retired general jack keane. they are the only experts brought on for these programs. of course, if americans are only hearing from a select point of view, they do not hear from a diverse array of expert opinion. that will influence public opinion. no one is saying that we should not have some of these former generals speaking in the media. ethicsny experts, media professors and others have called for, is simply for more disclosure. >> we want to thank you for being with us, lee fong. back, the crisis of ebola. we will be joined by laurie garrett. stay with us. [♪]
8:42 am
8:43 am
>> this is democracy now!, democracynow.org, the war and peace report. i'm amy goodman. the world health organization
8:44 am
is warning the number of ebola cases in west africa is growing faster than they can manage. more medical professionals are urgently needed to help contain the right. so far, ebola has claimed 2400 lives and continues to lack -- ravage liberia, sierra leone, and guinea. at a press conference on friday, the director general of the world health organization said the nature of the outbreak requires a massive river response. the hardest hit countries, guinea, liberia, and sierra leone, the number of new cases is moving far faster and the capacity to manage them in treatment centers. >> meanwhile, sierra leone has lost a fourth dr. to ebola after her treatment failed. died hours after the who said it could not
8:45 am
facilitate her evacuation to germany. for the is a major set country which is already suffering from a shortage of health-care workers. since the outbreak began, 144 health-care workers have died. is with us, from the council of foreign relations. pulitzer prize winner from 1996 for her coverage of the ebola outbreak. she has two books, "the coming plague: newly emerging diseases in a world out of balance" and "betrayal of trust: the collapse of global public health." talk about the numbers and what you feel needs to be done. >> the numbers are really unknown. this is the big problem. because hospitals are completely overfull, april are dying on the sidewalks, on the dirt roads outside of the hospitals, not able to get it admitted, we know
8:46 am
the majority of people are now keeping family members in their homes, not bringing them forward. al the numbers you hear are gross undercount and represent only laboratory confirmed cases. most of the people on the ground say it is understated threefold which would say that we have something in the neighborhood of 12,000 to 15,000 cases already. keep in mind, while we are focused on three nations that are really devastated, liberia, sierra leone, and guinea, we also have cases in senegal, nigeria, and in a completely separate and different strain of thevirus breaking out in democratic republic of congo. that is also proving more difficult to control than people had initially thought. i think we are in a turning point -- and i would say everyone i have spoken to on the ground, everyone in leadership would agree with me -- that we
8:47 am
are at a turning point. either we find a way to mobilize in a scale unprecedented for epidemic response or we would be looking at something like a quarter million cases by christmas. >> what would mobilization look like? let's oppose the u.s. military was building a 25-vet hospital in monrovia for the care of infected health-care workers. supposedly the british government is building a 68-vet hospital in sierra leone for care of health-care workers and the acutely infected. supposedly france is sending 40 people. we are not sure what skill set they have. but all of this i say supposedly , because a commitment on paper does not equal rapid action. i was at the department of defense last week and it turns out to mobilize a 25-bed facility, by the way, unstaffed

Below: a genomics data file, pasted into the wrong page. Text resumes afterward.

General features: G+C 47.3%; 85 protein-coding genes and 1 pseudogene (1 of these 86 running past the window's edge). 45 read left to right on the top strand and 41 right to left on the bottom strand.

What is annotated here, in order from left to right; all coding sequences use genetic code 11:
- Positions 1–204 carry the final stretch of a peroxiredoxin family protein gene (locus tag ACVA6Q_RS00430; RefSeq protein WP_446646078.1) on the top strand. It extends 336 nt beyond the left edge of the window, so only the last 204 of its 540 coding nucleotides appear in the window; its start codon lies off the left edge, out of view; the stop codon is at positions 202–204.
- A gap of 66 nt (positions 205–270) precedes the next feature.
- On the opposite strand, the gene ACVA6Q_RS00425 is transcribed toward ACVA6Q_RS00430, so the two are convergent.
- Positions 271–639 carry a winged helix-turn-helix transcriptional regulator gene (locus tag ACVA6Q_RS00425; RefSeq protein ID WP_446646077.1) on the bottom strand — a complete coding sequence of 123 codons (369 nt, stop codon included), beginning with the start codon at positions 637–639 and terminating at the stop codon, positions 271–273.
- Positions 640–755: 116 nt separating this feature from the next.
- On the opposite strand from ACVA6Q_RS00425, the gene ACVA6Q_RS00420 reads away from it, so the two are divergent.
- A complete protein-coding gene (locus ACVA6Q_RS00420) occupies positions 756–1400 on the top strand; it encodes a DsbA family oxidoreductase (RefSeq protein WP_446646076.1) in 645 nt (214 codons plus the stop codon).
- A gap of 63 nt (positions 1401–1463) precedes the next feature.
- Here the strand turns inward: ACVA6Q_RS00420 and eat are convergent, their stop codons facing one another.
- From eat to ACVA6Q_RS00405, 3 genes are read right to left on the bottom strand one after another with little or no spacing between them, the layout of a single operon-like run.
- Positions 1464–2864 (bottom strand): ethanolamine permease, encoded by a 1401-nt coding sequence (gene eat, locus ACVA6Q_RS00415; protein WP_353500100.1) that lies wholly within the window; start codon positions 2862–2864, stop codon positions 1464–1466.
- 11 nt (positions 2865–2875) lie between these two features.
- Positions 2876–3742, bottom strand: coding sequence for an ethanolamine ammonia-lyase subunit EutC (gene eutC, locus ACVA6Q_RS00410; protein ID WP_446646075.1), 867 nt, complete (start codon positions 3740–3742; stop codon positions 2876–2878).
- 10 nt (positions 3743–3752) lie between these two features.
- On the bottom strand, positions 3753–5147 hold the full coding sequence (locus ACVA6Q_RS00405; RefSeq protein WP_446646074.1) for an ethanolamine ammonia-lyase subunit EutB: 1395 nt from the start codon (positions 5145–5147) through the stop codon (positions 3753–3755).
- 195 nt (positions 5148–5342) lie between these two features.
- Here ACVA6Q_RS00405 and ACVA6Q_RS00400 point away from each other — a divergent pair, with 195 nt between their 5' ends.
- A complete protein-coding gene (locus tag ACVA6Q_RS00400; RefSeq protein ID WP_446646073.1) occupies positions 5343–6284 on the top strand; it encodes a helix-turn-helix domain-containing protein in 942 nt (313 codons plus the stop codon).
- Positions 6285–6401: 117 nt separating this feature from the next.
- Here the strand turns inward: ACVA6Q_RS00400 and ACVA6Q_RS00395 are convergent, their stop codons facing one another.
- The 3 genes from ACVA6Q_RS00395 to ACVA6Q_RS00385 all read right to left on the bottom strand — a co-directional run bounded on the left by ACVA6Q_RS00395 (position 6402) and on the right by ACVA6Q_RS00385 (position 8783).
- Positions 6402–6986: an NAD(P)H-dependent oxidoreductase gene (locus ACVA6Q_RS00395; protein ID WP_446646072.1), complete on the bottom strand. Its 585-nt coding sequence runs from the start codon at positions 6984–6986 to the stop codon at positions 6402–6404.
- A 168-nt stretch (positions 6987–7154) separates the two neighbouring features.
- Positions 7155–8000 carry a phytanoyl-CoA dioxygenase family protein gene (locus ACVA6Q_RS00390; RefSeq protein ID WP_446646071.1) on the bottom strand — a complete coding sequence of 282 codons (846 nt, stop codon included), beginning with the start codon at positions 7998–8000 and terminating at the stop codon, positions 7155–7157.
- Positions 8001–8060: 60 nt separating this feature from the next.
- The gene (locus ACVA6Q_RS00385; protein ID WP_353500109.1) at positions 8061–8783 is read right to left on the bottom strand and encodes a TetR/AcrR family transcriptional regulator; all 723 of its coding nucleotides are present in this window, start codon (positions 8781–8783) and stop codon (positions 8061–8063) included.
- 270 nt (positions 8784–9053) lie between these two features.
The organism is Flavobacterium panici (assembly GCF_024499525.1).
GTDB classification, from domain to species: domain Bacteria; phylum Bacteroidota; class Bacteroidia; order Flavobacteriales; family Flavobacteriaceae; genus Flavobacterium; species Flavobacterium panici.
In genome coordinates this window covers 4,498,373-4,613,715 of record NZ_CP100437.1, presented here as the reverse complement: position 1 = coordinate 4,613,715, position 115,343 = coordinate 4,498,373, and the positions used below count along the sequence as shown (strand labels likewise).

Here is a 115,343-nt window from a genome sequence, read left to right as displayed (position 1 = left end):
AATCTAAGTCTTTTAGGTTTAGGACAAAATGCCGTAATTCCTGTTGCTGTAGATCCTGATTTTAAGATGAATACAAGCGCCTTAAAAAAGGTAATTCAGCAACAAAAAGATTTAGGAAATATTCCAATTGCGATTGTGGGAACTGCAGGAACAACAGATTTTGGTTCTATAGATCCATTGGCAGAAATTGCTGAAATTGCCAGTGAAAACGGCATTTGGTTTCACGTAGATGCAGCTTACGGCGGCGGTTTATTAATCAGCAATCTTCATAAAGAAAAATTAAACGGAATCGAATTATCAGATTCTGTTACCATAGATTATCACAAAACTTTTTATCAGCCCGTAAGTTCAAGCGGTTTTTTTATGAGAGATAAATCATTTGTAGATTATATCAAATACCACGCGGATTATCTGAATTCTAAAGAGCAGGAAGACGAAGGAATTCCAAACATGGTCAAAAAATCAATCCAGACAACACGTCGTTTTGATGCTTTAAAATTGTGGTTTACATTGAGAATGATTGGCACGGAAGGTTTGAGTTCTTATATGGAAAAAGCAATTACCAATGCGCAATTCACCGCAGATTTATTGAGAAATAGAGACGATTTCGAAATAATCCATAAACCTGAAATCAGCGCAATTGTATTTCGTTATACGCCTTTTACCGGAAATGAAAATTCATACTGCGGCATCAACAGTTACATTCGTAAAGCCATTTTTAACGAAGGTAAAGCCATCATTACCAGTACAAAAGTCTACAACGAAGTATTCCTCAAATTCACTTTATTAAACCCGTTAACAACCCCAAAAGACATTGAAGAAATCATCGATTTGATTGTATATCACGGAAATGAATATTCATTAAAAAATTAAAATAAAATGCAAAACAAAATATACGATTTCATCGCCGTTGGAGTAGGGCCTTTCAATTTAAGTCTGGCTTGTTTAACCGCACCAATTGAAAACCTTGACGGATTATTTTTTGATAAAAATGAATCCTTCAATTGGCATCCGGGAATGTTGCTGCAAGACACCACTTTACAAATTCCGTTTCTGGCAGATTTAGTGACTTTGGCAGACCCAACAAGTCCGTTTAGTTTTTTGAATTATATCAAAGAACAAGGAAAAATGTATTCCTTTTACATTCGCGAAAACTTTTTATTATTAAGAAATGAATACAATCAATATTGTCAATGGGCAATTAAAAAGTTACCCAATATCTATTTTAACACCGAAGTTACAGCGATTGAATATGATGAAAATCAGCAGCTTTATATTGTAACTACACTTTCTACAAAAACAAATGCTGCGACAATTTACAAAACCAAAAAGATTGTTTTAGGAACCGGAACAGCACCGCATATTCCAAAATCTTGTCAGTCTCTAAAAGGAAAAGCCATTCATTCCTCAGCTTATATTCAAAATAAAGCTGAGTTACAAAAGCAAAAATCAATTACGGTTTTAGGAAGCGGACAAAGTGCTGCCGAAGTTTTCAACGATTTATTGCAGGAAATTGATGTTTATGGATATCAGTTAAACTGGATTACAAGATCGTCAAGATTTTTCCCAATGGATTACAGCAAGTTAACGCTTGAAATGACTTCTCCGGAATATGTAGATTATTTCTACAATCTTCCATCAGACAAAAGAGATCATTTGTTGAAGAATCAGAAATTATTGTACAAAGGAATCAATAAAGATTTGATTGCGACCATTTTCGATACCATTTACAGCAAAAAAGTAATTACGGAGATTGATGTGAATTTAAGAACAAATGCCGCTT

8:48 am
-- they will not staff it, but there will be beds -- that takes 50 days. so we will be into october before that facility is even there. the fastest beds that are being erected, those are overfull and turning people away outside. so the nature of response is so far beyond the virus, so far behind the scale of the, it is almost impossible to quantify how we need to respond. >> what are your recent pieces is called, we could've stopped this. could you explain? >> if we had a response that was to scale in march, april, may, , but as this was growing largely remained a verbal epidemic in sierra leone, theea, and liberia, msf,
8:49 am
doctors without borders organization, and a handful of other nongovernmental responders response.g a decent what was not happening was a local government doing case contacting. you have a person here at the hospital bed. it's fine their family members and test them, let's see where they were, who might've been exposed, and get these people in quarantines and observe them. nobody was doing that. >> and that did not happen because they did not have the capacity? >> and the international response was zip. the who was asleep. did somebody say there was an epidemic? >> isn't this a crisis of public health, in the u.s., funding, as well as at the level of the world health organization? -- wes is a screaming cry could not ask for a letter one
8:50 am
-- that says globalization is not working, we do not have a system of global governance, and we do not have anything close to global health when it comes to getting things done. we knew this because we had the h1n1 flights who square -- flying -- swine flu virus care. every country in the world was affected. globala breakdown of solidarity around that because of the meager supplies that were available only went to the rich countries and the poor countries, the middle income countries were left saying, what about us? it gave a clear indication of what we would do in an epidemic. we will take care of the risk -- rich, and the rest of you, maybe you get aspirin. sendingannounced it is 160 five health workers to address the ebola outbreak. a team of doctors, nurses, infection specialists, will be
8:51 am